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North Korea’s Tactical Nuclear Threshold Is Frighteningly Low

Pyongyang imagines it could win a limited conflict.

By , a senior fellow and the director of the Defense Posture Project at the Federation of American Scientists, and , a vice president of the Sejong Institute and former deputy minister for planning and coordination at the South Korean Ministry of National Defense.
A TV broadcasts footage of a North Korean missile test.
A TV broadcasts footage of a North Korean missile test.
A station employee cleans near a television showing a news broadcast with file footage of a North Korean missile test at a railway station in Seoul on Oct. 13. Anthony Wallace/AFP via Getty Images

This year, the threat from North Korea’s nuclear arsenal entered an alarming new phase. By mid-November, the regime had fired 63 ballistic missiles, more than double its previous annual record. The year’s tests included a record eight intercontinental ballistic missile (ICBM) launches, and U.S. and South Korean officials warn that the regime has completed preparations for a seventh nuclear test that waits on North Korean leader Kim Jong Un’s order.

However, 2022’s most alarming development is not about what North Korea could use to deliver a nuclear warhead, but when and why it plans to do it. In recent months, North Korean leaders have articulated a dangerous new doctrine for its expanding tactical nuclear arsenal. Unlike its strategic intercontinental missiles, which are probably a last resort to prevent regime change, the Kim family said its tactical weapons could be used at the outset of conflict to fight and win a limited war on the Korean Peninsula.

In 2021, Kim declared that the regime had undertaken a successful program to “miniaturize, lighten and standardize nuclear weapons and to make them tactical ones” and that North Korea would continue to “make nuclear weapons smaller and lighter for more tactical uses.” A return to nuclear tests could see tests of these new smaller warhead designs.

This year, the threat from North Korea’s nuclear arsenal entered an alarming new phase. By mid-November, the regime had fired 63 ballistic missiles, more than double its previous annual record. The year’s tests included a record eight intercontinental ballistic missile (ICBM) launches, and U.S. and South Korean officials warn that the regime has completed preparations for a seventh nuclear test that waits on North Korean leader Kim Jong Un’s order.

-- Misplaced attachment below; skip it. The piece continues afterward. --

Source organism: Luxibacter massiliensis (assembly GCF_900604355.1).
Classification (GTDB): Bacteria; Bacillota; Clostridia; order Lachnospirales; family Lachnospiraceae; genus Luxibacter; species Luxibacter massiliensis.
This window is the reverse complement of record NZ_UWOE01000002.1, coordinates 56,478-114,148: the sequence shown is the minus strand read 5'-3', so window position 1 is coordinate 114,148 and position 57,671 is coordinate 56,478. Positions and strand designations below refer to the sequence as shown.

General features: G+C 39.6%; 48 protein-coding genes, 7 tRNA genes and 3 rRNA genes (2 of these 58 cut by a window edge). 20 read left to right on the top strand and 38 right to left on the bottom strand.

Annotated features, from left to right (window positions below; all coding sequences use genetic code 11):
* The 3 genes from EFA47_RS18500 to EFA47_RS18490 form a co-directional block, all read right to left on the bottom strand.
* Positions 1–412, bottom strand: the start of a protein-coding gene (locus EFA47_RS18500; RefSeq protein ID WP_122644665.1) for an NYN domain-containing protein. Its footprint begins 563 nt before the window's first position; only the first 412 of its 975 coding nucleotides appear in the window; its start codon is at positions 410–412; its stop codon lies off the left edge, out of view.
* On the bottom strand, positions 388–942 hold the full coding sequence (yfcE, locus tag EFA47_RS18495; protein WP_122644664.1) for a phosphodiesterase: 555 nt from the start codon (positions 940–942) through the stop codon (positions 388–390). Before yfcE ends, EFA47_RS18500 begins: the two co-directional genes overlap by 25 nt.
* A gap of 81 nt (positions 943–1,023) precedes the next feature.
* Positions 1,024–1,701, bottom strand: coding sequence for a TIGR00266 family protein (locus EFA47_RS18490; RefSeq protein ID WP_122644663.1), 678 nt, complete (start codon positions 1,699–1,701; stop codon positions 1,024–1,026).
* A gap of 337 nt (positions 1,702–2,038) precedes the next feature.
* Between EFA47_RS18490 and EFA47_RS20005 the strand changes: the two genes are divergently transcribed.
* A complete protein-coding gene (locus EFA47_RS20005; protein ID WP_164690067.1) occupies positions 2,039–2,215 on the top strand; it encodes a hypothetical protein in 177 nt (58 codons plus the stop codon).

However, 2022’s most alarming development is not about what North Korea could use to deliver a nuclear warhead, but when and why it plans to do it. In recent months, North Korean leaders have articulated a dangerous new doctrine for its expanding tactical nuclear arsenal. Unlike its strategic intercontinental missiles, which are probably a last resort to prevent regime change, the Kim family said its tactical weapons could be used at the outset of conflict to fight and win a limited war on the Korean Peninsula.

In 2021, Kim declared that the regime had undertaken a successful program to “miniaturize, lighten and standardize nuclear weapons and to make them tactical ones” and that North Korea would continue to “make nuclear weapons smaller and lighter for more tactical uses.” A return to nuclear tests could see tests of these new smaller warhead designs.

Why might North Korea use a nuclear weapon? Most experts fall into two camps. The first theory warns that the regime could use nuclear weapons to retaliate against the U.S. homeland if it believed it was facing an existential attack, either from an allied invasion or an attack on Kim. The second theory is that North Korea might issue nuclear threats as part of an attack to forcibly reunify the peninsula, trying to blackmail South Korea into surrendering. In either case, the United States and South Korea would move to destroy North Korea’s nuclear forces and leadership before they can be launched and end the regime.

In recent months, North Korea has signaled that it is pursuing a third doctrine. In April, Kim said his nuclear forces will “never be confined to the single mission of war deterrent.” His sister and possible successor wrote, “[A]t the outset of war, completely dampen the enemy’s war spirits, prevent protracted hostilities and preserve one’s own military muscle.”

In other words, Pyongyang now envisions its nuclear weapons as useful not only for retaliation against an attack but for winning a limited conflict. This concept doesn’t require North Korea or its allies to launch a deliberate all-out attack, but it could guide the regime’s plans for any conflict, including wars that start by accident or that escalate from small crises. In short, the new doctrine might lead to nuclear use in a much wider set of circumstances—and much earlier in conflict.